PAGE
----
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33 Putting VOCs in detention


Matthew Sexton of British Gypsum looks at the effects air quality can have on a child’s academic performance and development – and recommends solutions to improve air quality


t is widely known that outdoor air pollution can have an impact on an individual’s health, however it is impor- tant that people understand the effects indoor air pollution can have on children’s health, wellbeing and development, especially within schools where pupils will come into contact with volatile organic compounds (VOCs) such as formaldehyde. Aside from sleeping and perhaps playing, there is no other activity that occupies a child’s time as much as attending school, and there is no single enclosure in which they spend more time than they do in the classroom. With this in mind, it is vital that school environments are designed with great care; with thermal comfort, lighting, acoustics and most importantly, air quality all thoroughly considered. When it comes to air quality it’s taken for granted that the air we breathe is clean and pollutant-free. However this isn’t always the case. Impurities found in both our living and working spaces can cause health problems and reduce performance – especially in educational buildings, where it can have a negative effect on pupils and staff alike.


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In 2005 the Government undertook a study into indoor air quality (IAQ) in eight primary schools across England. The study found that formaldehyde levels inside the school were up 42 times greater than those outside of the school. It also found that 21 per cent of classrooms exceeded 300 μg m guideline levels of Total Volatile Organic Compounds (TVOCs) – some rooms even had double the recommended concentra- tion, with implications for health. Formaldehyde has been shown to cause headaches, lethargy, reduced concentration and breathing problems. You can’t see or smell formaldehyde, so without thorough testing, there is no way of knowing the intensity levels a pupil in a school or univer- sity is being exposed to on a daily basis, or if it’s hindering students and teachers from performing well, specifically on tasks requiring attention and memory.


ADF JUNE 2017 Therefore good IAQ is important to


provide a safe, healthy, productive and comfortable environment for students, teachers and other school staff – particu- larly as Building Regulations push for more airtight constructions, which could result in a worse situation. For specifiers, improving the indoor environment is a major consideration among clients and building occupants, most notably those concerned with sustainability and health and wellbeing. Good clean air can reduce health problems as well as enhance healthy living in both work and living spaces. It is therefore important that products that emit low VOCs are chosen as part of the building fabric and finishes, however it is difficult to control every potential formaldehyde source that comes into a building on an on-going basis. However, thanks to the advancements in technology, specifiers will now be able to minimise formaldehyde levels to boost air quality throughout the life of the building, by choosing products that incorporate ACTIVair. ACTIVair is a new technology that has been tested by the accredited Eurofins laboratory. The test shows that ACTIVair neutralises up to 70 per cent of the formaldehyde in the indoor air. Incorporated during the manufacturing process, it remains active for the average life span of a building, at least 50 years – making it a long term air quality solution. ACTIVair also contributes towards two BREEAM points under indoor air quality as part of a management and handover test plan, and doesn’t impact on performance regarding fire, acoustics and durability. To ensure that you are creating an educa- tional environment that can contribute to the health and performance of students and staff, it is recommended that you liaise with a reputable manufacturer for expert advice including on the latest product developments.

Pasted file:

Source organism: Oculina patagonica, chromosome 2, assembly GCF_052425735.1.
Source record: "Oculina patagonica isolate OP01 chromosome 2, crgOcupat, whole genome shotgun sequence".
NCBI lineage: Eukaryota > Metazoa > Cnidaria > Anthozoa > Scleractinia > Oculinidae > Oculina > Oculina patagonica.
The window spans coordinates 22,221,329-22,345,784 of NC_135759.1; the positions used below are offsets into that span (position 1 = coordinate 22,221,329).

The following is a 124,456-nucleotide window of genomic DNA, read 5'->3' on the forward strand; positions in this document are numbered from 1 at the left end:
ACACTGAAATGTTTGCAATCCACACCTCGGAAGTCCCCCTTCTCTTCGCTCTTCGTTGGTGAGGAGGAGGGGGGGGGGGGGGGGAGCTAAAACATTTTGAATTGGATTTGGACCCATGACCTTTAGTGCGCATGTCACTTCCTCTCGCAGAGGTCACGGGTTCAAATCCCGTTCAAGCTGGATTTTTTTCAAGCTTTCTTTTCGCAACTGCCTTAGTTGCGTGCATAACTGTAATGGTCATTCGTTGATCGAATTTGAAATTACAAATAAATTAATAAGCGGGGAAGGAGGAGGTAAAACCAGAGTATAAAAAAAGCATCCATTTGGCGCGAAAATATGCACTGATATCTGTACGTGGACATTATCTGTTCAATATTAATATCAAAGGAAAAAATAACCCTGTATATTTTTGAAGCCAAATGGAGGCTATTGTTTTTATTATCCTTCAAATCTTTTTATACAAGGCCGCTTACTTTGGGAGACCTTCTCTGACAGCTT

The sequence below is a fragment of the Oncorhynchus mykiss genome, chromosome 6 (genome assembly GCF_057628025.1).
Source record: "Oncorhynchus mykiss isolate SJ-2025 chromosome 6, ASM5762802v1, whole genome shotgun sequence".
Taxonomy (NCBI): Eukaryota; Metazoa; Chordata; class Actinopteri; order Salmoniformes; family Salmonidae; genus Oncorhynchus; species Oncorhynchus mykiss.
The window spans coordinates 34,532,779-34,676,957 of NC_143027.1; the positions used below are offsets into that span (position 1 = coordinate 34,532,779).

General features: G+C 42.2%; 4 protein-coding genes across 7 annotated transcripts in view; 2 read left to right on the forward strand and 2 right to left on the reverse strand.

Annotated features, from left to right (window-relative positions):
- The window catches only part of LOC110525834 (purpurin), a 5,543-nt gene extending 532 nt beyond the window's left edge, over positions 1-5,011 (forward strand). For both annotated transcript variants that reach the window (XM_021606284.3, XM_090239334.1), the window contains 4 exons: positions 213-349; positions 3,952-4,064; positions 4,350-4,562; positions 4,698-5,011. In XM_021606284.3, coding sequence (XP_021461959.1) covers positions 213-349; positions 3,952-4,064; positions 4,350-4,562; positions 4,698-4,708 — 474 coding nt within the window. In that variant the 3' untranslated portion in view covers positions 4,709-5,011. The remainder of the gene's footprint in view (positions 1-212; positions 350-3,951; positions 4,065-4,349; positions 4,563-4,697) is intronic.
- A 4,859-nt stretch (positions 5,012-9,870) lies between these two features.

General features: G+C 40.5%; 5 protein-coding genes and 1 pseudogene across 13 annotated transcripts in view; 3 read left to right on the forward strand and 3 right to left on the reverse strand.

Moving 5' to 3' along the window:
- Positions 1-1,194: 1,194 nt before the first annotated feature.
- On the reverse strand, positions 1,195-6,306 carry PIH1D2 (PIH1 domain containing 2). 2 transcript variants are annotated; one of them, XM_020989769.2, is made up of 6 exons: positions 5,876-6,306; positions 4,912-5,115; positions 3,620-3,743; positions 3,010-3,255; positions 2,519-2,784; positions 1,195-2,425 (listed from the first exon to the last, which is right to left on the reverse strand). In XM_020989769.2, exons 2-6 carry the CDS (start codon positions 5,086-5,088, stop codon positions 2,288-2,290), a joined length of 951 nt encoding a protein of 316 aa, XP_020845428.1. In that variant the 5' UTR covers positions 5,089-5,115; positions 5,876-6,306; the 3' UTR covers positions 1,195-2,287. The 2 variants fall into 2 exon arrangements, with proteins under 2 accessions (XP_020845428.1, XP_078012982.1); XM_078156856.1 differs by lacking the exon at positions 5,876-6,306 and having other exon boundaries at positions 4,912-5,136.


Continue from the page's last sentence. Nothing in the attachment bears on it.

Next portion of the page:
Matthew Sexton is commercial sector market manager at British Gypsum


WWW.ARCHITECTSDATAFILE.CO.UK


When it comes to air quality it is taken for granted that the air we breathe is clean and pollutant-free


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